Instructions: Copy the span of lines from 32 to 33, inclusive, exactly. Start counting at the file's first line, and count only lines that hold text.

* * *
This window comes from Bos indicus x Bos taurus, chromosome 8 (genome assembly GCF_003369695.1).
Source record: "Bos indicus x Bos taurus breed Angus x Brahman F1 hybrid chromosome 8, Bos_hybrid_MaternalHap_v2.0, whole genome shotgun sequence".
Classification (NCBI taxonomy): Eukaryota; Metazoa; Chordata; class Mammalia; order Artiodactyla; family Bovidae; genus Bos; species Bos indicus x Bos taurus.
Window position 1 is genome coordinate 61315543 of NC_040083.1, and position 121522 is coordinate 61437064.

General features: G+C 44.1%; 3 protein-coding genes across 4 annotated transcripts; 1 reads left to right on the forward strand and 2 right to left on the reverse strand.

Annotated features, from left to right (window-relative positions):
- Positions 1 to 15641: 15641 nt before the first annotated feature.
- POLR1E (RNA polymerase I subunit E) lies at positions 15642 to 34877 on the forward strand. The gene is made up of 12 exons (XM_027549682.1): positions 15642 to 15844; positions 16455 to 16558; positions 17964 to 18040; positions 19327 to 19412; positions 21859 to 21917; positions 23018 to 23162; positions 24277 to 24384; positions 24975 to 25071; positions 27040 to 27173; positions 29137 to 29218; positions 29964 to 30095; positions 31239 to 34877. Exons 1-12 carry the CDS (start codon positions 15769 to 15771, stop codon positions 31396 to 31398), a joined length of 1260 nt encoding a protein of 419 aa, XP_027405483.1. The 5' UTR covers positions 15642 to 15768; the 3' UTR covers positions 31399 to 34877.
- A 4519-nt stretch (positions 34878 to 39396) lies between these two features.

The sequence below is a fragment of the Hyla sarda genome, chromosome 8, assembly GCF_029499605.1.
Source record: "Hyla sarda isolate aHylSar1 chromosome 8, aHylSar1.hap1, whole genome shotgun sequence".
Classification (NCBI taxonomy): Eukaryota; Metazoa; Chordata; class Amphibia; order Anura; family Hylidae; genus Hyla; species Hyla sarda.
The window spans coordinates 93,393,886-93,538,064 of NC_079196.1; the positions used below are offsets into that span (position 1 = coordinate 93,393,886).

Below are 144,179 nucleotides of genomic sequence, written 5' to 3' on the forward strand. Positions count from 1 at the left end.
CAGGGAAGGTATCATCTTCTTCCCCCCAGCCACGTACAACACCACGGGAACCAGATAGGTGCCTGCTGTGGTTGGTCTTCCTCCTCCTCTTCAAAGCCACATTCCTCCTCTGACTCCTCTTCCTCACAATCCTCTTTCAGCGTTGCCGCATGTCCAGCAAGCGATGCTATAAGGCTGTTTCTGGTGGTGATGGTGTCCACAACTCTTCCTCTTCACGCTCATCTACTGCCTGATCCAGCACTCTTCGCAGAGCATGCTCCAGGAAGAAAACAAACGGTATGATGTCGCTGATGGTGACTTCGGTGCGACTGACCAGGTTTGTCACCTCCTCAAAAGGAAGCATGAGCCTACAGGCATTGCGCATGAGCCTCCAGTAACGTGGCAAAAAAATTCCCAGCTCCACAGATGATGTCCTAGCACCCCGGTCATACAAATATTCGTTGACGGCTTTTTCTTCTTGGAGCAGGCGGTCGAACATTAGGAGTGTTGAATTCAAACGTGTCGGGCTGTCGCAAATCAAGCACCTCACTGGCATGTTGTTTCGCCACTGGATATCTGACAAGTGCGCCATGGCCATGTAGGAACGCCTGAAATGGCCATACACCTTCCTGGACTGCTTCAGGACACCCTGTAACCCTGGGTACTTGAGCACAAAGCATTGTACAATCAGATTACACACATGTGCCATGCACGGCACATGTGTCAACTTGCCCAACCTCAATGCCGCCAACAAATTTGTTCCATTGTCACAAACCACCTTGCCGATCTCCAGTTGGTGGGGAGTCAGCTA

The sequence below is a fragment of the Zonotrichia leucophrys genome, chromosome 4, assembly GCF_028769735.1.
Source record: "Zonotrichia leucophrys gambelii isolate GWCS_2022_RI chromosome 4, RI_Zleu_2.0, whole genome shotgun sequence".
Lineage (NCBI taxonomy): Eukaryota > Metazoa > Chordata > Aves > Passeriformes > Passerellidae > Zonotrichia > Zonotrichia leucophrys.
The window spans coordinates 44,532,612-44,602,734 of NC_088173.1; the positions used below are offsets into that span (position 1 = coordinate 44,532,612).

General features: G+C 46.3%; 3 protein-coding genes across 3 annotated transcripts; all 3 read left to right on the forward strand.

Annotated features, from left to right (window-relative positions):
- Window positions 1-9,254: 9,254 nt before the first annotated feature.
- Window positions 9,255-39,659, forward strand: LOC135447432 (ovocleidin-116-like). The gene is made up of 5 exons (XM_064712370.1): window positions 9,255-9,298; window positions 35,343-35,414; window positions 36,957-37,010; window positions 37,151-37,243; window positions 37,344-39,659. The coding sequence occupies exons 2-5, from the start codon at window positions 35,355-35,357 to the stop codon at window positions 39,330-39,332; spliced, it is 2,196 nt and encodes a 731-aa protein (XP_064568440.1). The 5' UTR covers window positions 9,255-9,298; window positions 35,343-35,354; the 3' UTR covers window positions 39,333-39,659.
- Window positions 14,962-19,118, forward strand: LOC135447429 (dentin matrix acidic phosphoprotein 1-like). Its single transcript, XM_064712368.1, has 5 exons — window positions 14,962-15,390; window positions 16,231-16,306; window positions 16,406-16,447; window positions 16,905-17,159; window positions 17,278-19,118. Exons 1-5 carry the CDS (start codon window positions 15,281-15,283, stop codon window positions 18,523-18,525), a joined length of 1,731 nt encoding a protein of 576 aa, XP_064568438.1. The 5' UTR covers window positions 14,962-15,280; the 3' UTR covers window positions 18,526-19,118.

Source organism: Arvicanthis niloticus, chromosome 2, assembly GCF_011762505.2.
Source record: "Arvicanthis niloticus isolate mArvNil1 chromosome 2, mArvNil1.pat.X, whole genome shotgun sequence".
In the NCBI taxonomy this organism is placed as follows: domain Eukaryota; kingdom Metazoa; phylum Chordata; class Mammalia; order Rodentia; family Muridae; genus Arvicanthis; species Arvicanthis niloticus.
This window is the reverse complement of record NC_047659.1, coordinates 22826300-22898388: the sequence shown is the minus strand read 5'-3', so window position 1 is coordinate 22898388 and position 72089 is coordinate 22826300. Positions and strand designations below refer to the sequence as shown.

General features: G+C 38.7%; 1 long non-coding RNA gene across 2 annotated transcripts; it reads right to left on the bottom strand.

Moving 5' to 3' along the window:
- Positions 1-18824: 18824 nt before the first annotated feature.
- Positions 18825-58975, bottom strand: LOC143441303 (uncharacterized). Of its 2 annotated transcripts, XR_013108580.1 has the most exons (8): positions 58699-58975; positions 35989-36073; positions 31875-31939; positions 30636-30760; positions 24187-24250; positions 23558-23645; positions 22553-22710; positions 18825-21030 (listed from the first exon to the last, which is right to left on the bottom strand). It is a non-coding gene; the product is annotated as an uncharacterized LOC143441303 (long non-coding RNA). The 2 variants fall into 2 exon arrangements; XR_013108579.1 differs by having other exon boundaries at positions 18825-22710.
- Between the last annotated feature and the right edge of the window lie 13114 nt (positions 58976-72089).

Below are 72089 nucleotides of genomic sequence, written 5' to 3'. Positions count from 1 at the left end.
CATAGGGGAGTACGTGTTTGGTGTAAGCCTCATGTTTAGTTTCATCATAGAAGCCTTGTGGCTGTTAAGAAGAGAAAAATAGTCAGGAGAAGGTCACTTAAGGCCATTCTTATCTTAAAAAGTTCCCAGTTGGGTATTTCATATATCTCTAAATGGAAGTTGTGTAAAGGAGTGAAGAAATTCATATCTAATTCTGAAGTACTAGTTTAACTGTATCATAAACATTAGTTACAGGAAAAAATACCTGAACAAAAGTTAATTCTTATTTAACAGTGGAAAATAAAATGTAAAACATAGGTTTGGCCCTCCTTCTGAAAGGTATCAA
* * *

- Positions 18825-58975, bottom strand: LOC143441303 (uncharacterized). Of its 2 annotated transcripts, XR_013108580.1 has the most exons (8): positions 58699-58975; positions 35989-36073; positions 31875-31939; positions 30636-30760; positions 24187-24250; positions 23558-23645; positions 22553-22710; positions 18825-21030 (listed from the first exon to the last, which is right to left on the bottom strand). It is a non-coding gene; the product is annotated as an uncharacterized LOC143441303 (long non-coding RNA). The 2 variants fall into 2 exon arrangements; XR_013108579.1 differs by having other exon boundaries at positions 18825-22710.
- Between the last annotated feature and the right edge of the window lie 13114 nt (positions 58976-72089).